The BBC is on a war footing. As soon as the referendum on Europe was confirmed, an email pinged into journalists’ in-boxes from James Harding, the director of news, outlining the scale of the challenge in what he called “the heated months to come” – and telling them that they would be given training to get it right. Harding trumpeted the need for impartiality and promised to withstand political pressure. The campaigns have already been to New Broadcasting House to talk about how they will operate and, in the case of those in the Leave contingent, to urge the BBC to refer to “the EU” rather than “Europe”, to make it clearer what they don’t like and what they do. Such is the ability of politicians to find bias even in innocuous things.
The BBC deployed its multitude of platforms to launch its coverage, scheduling news specials on Radio 4 and BBC2 alongside the live streams. The only blip was when it was scooped by the defector Robert Peston on ITV. He got Boris Johnson’s decision to opt for Leave ahead of the papers and 16 hours before his BBC rivals.
Otherwise, it was a confident start. But the truth is that Europe has long been bothersome for the corporation. It is the agreed line that in the past, “The BBC was slow to give appropriate prominence to the growing weight of opinion opposing UK membership of the EU,” as one of the BBC Trust’s impartiality reviews noted. This is a fault seemingly located in the early 2000s, when I was head of television news. It is true that we were slow to spot the rise of Ukip but not, I think, Tory Euroscepticism: there was a period of pre-eminence on the airwaves for the Maastricht rebels and the John Redwood/Michael Portillo wing of the party. But it may have been a failing caused by the sense that the harder-line Eurosceptics did appear to be eccentric and obsessive.
John Major wasn’t alone in hearing the flapping of white coats. I once took a senior executive for lunch with a Tory Europe-basher whose monomaniacal tirade made my companion roll his eyes in despair every time the MP looked away. It was a similar experience when colleagues were buttonholed by Lord Pearson of Rannoch, an early supporter of Brexit, and they would emerge from meetings with him grey-faced after a lengthy dissection of their alleged pro-EU bias. The former Today editor Rod Liddle likes to quote one BBC manager who said: “You do realise, Rod, that these people are quite mad?”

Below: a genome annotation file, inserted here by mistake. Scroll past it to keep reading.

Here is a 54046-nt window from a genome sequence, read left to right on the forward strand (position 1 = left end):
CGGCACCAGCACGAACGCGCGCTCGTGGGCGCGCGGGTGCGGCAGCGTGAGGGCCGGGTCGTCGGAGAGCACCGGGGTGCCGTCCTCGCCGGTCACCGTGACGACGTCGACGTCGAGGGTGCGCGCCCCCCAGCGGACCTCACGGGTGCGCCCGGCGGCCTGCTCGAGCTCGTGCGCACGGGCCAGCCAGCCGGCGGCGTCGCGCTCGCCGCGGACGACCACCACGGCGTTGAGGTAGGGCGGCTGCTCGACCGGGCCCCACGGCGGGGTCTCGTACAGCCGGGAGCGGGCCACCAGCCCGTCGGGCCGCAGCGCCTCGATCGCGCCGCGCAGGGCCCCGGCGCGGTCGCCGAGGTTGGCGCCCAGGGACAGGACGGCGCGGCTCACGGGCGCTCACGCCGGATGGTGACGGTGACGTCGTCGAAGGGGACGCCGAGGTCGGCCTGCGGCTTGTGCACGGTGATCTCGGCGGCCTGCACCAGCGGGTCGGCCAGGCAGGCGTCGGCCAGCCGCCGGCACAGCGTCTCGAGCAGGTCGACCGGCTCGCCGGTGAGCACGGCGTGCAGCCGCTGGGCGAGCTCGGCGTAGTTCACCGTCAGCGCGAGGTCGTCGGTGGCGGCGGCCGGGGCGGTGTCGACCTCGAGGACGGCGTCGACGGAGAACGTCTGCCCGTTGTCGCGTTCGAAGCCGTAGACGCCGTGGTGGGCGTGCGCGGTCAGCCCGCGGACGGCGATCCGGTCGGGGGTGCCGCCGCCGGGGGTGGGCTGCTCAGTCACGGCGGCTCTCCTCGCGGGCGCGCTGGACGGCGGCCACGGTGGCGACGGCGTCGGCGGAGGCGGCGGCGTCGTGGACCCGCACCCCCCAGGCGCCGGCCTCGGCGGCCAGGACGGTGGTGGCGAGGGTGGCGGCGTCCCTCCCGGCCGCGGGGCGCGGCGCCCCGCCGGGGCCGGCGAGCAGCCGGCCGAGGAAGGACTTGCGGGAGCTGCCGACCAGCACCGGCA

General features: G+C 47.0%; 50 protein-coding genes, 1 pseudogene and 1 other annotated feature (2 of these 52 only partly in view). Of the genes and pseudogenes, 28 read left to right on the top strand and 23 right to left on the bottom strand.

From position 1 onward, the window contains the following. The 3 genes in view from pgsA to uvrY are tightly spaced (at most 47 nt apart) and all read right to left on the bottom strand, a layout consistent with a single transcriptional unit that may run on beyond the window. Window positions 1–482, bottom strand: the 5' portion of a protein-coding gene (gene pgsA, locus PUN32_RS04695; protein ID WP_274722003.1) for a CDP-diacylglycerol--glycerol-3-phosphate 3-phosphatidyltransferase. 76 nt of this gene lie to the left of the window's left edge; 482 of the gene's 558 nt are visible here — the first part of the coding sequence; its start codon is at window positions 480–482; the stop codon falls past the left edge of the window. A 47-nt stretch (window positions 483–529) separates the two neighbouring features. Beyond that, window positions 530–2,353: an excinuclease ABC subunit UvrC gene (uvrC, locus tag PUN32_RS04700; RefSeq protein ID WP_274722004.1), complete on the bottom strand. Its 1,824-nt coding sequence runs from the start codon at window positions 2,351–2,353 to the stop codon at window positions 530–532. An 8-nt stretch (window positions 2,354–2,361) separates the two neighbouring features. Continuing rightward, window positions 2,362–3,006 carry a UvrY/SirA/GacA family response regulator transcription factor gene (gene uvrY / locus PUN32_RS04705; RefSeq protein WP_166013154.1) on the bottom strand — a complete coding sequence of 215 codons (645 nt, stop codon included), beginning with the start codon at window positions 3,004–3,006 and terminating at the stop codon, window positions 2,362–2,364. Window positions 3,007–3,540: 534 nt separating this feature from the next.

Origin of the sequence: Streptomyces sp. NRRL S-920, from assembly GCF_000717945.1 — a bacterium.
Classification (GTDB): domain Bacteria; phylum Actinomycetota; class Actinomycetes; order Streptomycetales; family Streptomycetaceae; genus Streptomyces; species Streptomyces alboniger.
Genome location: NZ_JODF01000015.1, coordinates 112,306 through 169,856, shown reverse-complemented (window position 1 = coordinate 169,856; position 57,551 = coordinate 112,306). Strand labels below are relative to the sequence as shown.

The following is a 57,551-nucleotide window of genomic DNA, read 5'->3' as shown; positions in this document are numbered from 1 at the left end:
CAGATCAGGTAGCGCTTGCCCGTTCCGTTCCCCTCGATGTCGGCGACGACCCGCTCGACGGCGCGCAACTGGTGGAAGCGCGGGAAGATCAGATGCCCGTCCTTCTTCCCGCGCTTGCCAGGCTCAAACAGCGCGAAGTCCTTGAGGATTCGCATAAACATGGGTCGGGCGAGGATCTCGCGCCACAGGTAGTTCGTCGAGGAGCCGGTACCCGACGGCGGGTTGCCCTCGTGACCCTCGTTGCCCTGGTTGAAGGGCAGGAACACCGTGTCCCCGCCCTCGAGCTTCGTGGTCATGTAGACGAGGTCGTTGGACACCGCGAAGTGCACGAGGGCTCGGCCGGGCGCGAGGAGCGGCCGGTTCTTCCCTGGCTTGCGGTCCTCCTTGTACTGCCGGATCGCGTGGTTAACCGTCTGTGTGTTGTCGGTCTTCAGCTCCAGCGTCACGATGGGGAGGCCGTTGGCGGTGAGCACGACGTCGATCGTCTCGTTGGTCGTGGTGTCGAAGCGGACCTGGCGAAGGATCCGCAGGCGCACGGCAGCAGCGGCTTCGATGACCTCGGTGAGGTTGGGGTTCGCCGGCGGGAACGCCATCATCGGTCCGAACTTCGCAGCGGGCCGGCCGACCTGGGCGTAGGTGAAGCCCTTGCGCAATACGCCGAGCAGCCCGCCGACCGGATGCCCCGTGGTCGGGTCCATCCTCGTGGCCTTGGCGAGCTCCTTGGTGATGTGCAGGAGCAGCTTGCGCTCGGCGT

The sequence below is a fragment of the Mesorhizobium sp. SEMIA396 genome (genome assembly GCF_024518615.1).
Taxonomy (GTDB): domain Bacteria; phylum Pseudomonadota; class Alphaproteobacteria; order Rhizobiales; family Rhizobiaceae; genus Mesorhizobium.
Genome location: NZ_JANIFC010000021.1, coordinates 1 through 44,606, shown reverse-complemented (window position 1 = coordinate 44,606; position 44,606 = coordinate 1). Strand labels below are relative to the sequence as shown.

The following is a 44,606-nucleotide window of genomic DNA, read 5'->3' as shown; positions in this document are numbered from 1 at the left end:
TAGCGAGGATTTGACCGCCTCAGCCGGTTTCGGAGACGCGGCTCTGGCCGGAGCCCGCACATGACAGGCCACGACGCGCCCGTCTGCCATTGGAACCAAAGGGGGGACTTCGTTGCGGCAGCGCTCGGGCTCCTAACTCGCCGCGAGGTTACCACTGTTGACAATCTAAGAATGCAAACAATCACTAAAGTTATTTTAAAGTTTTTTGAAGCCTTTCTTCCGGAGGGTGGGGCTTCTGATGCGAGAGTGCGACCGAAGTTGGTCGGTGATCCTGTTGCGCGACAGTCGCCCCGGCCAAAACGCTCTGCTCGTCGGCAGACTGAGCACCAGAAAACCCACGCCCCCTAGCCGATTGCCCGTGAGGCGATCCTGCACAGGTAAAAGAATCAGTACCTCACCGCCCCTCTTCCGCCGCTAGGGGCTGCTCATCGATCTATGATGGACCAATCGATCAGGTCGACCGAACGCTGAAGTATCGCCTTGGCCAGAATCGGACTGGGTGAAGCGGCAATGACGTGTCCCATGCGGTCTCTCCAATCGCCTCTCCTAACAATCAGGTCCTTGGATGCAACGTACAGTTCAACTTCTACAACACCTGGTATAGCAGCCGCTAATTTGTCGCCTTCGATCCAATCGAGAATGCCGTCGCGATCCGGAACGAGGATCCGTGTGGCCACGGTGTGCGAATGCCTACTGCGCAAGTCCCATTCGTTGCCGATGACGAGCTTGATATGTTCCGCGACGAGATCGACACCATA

The more serious gap for the BBC is in its understanding of the world-view not just of Westminster Eurosceptics but of the voters driving them. The EU and its effects look different on a Doncaster housing estate or in a Lincolnshire village from how they are perceived in the W1 postcode area. Reporting from around the UK has improved but we know that London, where most network journalists are based, is one of the most pro-EU cities; and well-educated younger people, including most BBC staff, are much more In than Out.
I came across vanishingly few EU withdrawalists in my broadcasting life, which is at least one of the reasons why Michael Gove stood out when he was a reporter on Today. It is also hard to imagine someone with a vigorous commitment to withdrawal becoming chairman of the BBC, whereas Lord Patten’s past as a European commissioner was generally accepted. But Europhiles are not happy with the BBC’s coverage, either: they say that it is too often driven by the Brussels-bashing press and little time is spent explaining how the Union works.
This will be the trickiest of tightropes to walk in one of the defining votes for modern Britain. I do not believe that there is systemic bias. The BBC will be meticulous in allocating airtime for contributors and its journalists will display their characteristic professionalism – but they will also need to have some empathy with the opposing camps. There are decent and internationalist and patriotic people who conclude that we should leave the EU, just as there are those who want to remain in it.
There are other traps, too. Harding’s email notes, “Polls, as we know, can be unreliable”; and after the media were badly burned during the general election there will be an even closer scrutiny of how the headlines are shaped. We saw in Scotland in 2014 how the nationalists tried to build the story of the polls into their campaign: it was about momentum and a final surge towards the tape. In the EU referendum, the agenda might look very different if the campaigns were neck-and-neck with a week to go – as opposed to a 10-point lead for one or the other side. But can the polls now be trusted at all?
Related to that is the Westminster bubble’s obsession with process rather than policy. It is impossible to resist some forays in that direction when there is the David Cameron v Boris Johnson dynamic but the public is far less interested than journalists are in a Tory leadership campaign that could be more than three years away. Jobs, trade and security and a cool analysis of Britain’s place in the world will matter more in Truro and Caithness.
That brings a final challenge for the broadcasters: to bring this alive outside the news bulletins. When the future of the UK was at stake in the Scottish referendum, the response of BBC1 in its highest-profile network slots was feeble. There are signs – say, in the debate series just announced – that lessons have been learned. There is an obligation not to indulge in overkill and bore the voters rigid. Yet the importance of what is at stake cannot be overstated. We can manage without a few episodes of DIY SOS at 9pm on BBC1, and the opportunity is there to show that public-service broadcasters can facilitate a national debate that reaches everybody in a way that no one else can.
Roger Mosey is the Master of Selwyn College, Cambridge
This article appears in the 24 Feb 2016 issue of the New Statesman, The Boris Backlash